With soaring mountains, colours that sing and fish that put on


With soaring mountains, colours that sing and fish that put on
The why
of Howe
With soaring mountains, colours that sing and fish that
put on fashion parades in a jewelled lagoon, Lord Howe
Island is a subtropical paradise out of a fairytale
Story Stephen Brookd
50 wish February 2013
waters, hosts the world’s most southerly large coral reef.
One of four island groups awarded world heritage status,
it is surrounded by a marine reserve and more than twothirds of the island is a permanent park. It is home to 130
species of birds; the reef shelters more than 500 species of
fish and 90 different corals.
No more than 350 people live on the island and only
400 tourists are allowed at any one time, so even with full
occupancy the beaches look deserted, a seemingly
abandoned bicycle by the side of the road above often the
only indicator of visitors.
Flying low over Lord Howe, I see the dense green
hills of the north slope down to fields and the lodges,
while to the west the crescent beach edged by the lagoon
and reef sweeps south to the cloud-capped Mount
Gower, which towers with its neighbour, Mount
Lidgbird, over the land mass, truly the place where the
mountains meet the sea.
From the aeroplane window I spy an even more
arresting sight, the inexplicable Ball’s Pyramid, at 551m
the world’s tallest sea stack, rising out of the Pacific 23km
away. This shard is a harbinger of the future of Lord
Howe, which will disintegrate in the coming centuries
until a similar remnant is all that is left. In fact, Lord
Howe is less than 10 per cent of its original size.
If the island’s airstrip looks tiny from the 36-seat
QantasLink Dash 8 200 Series, that’s because it is. We set
down on the narrow strip between Prince William Henry
Bay and Blinky Beach. The ground staff know every
second passenger by name, including my neighbour
Sheridan, a trainee teacher returning home, who has
generated excitement by bringing home a golden retriever
puppy as a present for her parents. Like the puppy, I’m
making my first visit to the island and I am here for
adventure. I shall swim, snorkel and cycle, and undertake
the eight-hour trek up the 875m Mount Gower. The prize
shall be the view, the cloud garden at the summit and the
bragging rights.
Lord Howe was discovered by accident in 1788 while
HMS Supply was en route to the penal settlement of
Norfolk Island. The first settlers arrived in 1834; the names
of descendents of the original families are dotted about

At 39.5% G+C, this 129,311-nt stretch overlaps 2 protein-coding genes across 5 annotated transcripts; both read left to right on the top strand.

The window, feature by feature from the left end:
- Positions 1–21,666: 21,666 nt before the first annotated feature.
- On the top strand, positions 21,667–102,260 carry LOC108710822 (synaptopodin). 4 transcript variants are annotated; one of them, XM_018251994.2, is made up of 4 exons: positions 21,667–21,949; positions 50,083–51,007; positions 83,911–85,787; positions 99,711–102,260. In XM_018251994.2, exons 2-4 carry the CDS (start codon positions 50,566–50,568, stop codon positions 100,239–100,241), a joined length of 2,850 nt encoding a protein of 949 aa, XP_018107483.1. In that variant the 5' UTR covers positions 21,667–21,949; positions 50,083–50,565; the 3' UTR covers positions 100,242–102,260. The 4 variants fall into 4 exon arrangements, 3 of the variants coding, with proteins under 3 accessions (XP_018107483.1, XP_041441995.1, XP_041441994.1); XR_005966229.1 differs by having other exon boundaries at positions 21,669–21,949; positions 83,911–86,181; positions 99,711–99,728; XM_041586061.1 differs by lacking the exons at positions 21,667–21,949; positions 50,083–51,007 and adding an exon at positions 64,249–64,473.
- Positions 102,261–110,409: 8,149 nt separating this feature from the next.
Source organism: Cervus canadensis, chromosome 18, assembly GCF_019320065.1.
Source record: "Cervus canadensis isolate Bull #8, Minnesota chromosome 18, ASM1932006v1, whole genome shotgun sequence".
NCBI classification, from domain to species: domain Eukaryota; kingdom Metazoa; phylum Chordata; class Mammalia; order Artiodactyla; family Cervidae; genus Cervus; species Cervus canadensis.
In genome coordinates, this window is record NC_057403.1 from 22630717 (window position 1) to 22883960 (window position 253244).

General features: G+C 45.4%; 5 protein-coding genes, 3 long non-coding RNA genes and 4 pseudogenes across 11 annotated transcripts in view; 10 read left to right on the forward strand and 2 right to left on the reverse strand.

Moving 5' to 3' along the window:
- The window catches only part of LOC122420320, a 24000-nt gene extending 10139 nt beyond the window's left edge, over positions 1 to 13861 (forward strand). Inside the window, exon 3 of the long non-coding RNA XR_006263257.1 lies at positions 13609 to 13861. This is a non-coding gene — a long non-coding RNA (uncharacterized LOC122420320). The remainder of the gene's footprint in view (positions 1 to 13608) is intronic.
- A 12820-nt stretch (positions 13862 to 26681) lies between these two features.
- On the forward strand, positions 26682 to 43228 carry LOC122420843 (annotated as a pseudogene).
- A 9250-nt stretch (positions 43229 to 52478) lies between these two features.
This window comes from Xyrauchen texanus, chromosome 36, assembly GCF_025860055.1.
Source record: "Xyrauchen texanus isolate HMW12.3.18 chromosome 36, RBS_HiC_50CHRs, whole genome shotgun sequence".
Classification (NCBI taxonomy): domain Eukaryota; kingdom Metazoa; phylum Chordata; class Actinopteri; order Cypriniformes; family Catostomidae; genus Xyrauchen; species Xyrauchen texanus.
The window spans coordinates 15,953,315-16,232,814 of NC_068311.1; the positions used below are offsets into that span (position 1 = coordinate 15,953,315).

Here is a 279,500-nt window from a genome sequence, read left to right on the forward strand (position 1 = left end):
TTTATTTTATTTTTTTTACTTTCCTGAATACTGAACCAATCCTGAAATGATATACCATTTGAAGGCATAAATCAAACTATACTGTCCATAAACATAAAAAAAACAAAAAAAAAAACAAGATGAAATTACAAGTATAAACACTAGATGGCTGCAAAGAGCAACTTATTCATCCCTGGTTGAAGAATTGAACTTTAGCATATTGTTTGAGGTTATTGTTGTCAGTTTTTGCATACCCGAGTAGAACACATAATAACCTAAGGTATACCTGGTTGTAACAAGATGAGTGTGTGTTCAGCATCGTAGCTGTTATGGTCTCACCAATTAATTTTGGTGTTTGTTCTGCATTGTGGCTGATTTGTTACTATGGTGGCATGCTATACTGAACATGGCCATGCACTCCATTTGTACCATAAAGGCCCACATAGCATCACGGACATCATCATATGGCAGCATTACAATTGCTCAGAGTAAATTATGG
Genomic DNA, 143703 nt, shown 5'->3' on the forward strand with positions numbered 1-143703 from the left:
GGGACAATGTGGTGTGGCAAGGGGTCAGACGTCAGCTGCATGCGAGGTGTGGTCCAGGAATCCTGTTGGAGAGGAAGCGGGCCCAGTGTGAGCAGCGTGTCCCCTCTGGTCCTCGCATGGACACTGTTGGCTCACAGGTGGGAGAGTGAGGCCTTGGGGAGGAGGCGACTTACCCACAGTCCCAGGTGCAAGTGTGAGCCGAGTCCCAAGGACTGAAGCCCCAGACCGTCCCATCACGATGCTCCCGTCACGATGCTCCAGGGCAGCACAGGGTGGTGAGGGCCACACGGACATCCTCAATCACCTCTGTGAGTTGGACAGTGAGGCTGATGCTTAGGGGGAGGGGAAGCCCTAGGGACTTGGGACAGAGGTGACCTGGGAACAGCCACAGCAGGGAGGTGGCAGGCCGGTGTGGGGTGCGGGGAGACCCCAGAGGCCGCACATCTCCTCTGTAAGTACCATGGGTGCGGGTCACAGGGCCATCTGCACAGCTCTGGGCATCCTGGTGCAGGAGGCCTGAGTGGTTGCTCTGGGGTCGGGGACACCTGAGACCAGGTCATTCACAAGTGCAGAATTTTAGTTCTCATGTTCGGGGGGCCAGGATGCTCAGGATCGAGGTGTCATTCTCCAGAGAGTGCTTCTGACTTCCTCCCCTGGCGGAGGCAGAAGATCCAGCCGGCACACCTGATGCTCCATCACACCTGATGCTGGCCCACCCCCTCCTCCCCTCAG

the pretty graveyard off the main street, with surnames
such as Andrew and Thompson. The first tourists hopped
Clockwise from top, cloud forests on Mount Gower
showing mosses and ferns; a male Lord Howe golden
whistler; Ball’s Payramid; a view of Mount Gower from
the sea; a QantasLink plane comes in to land on the
tiny airstrip; the tranquil CBD; the twin peaks of Mount
Lidgbird and Mount Gower; swimming with a turtle
James Goss; vanessa hunter; Kerry Lorimer; James Morgan
ake it on the authority of Sir David
Attenborough, the supreme
naturalist. “Lord Howe Island
is so extraordinary it’s almost
unbelievable,’’ he once wrote.
“You can get to it within two hours
from great cities, yet once there
you can see five species of bird
and over 50 plant species that live nowhere else on earth.’’
Thus, it’s a bit surprising to hear from a friend that
she couldn’t stand the place. The subtropical island
paradise has an astonishing volcanic landscape,
numerous rare species; you can swim, snorkel, cycle,
bird watch, hike, feast and laze about to your heart’s
content. What’s not to like? “You do know what I call
the place,’’ my friend Michelle draws me aside to tell
me over the summer break. “Not Lord Howe Island but
Lord Why?’’ It turns out the prevailing winds during her
trip had been so strong the result was bored children
and curtailed activities.
This anecdote merely emphasises two points: you
shouldn’t expect much over the winter months (in fact,
many lodges close) and while most visitors love it, this
island jewel just 11km long and 2km wide (at its widest
point) 600km off the east coast of mainland Australia is
not for everyone. Yet tales of its magnetism abound.
There was the retired Queensland postman who vowed to
visit, inspired after decades of delivering entrancing
postcards of the place.
There was the dying American who collected his
childhood sweetheart (she married someone else) for one
last trip so they could stand together in front of the banyan
tree out the back of the Pinetrees guesthouse. And from
Britain, there was the man who made the journey because
as a kid he would lie in bed looking up at a National
Geographic poster.
Its Edenic qualities have been well remarked on, as
well as its singular lack of a nightlife. It is also one of the
few locations in the world where you can have a digital
detox, as mobile phones don’t work and WiFi is scarce.
Whether you react to this with abject horror or delight
tells you a little bit about yourself.
Some facts: Lord Howe, where the tropical waters
from the Great Barrier Reef flow into more temperate
October 2012 wish 51
Far left, Arajilla, top to bottom: the Arajilla
Suite deck, the ayurvedic spa, inside an
Arajilla Suite. Middle, Capella Lodge, top to
bottom: balcony of the Makambo Loft, hotel
entrance, a Capella Suite. Below, two views
of the boatshed at Pinetrees Lodge
off trade vessels heading to Norfolk Island or Vanuatu
and were taken in by local families, and more than 150
years later tourism still operates pretty much like that.
Janne Shead, owner of the luxury Arajilla Retreat
with her husband Bill, greets me at the airport with a
beaming smile. We drive past the kentia thatch palms
(which Victorian England, mad for them, exported
around the world) and turn into a small street with a
welcoming cafe and a few scattered shops selling soaps,
polished shells, smocks and designer T-shirts. “This is
the CBD,’’ she says, acknowledging passing locals with
a wave of the hand. I smile at her joke before realising
she isn’t making one.
We turn right and park in front of a thicket of palms
and banyan trees and Janne announces we have arrived.
No buildings are visible, but up the path the main lodge
materialises with its triangular white painted roof. It’s
largely open on one side to the tangle of trees — a perfect
spot for meals and afternoon tea. Cylinders of muted
brown, olive-and-red fabric hang down from the wooden
ceiling and there is a Balinese vibe, with wooden
Indonesian sideboards and wall hangings of squares of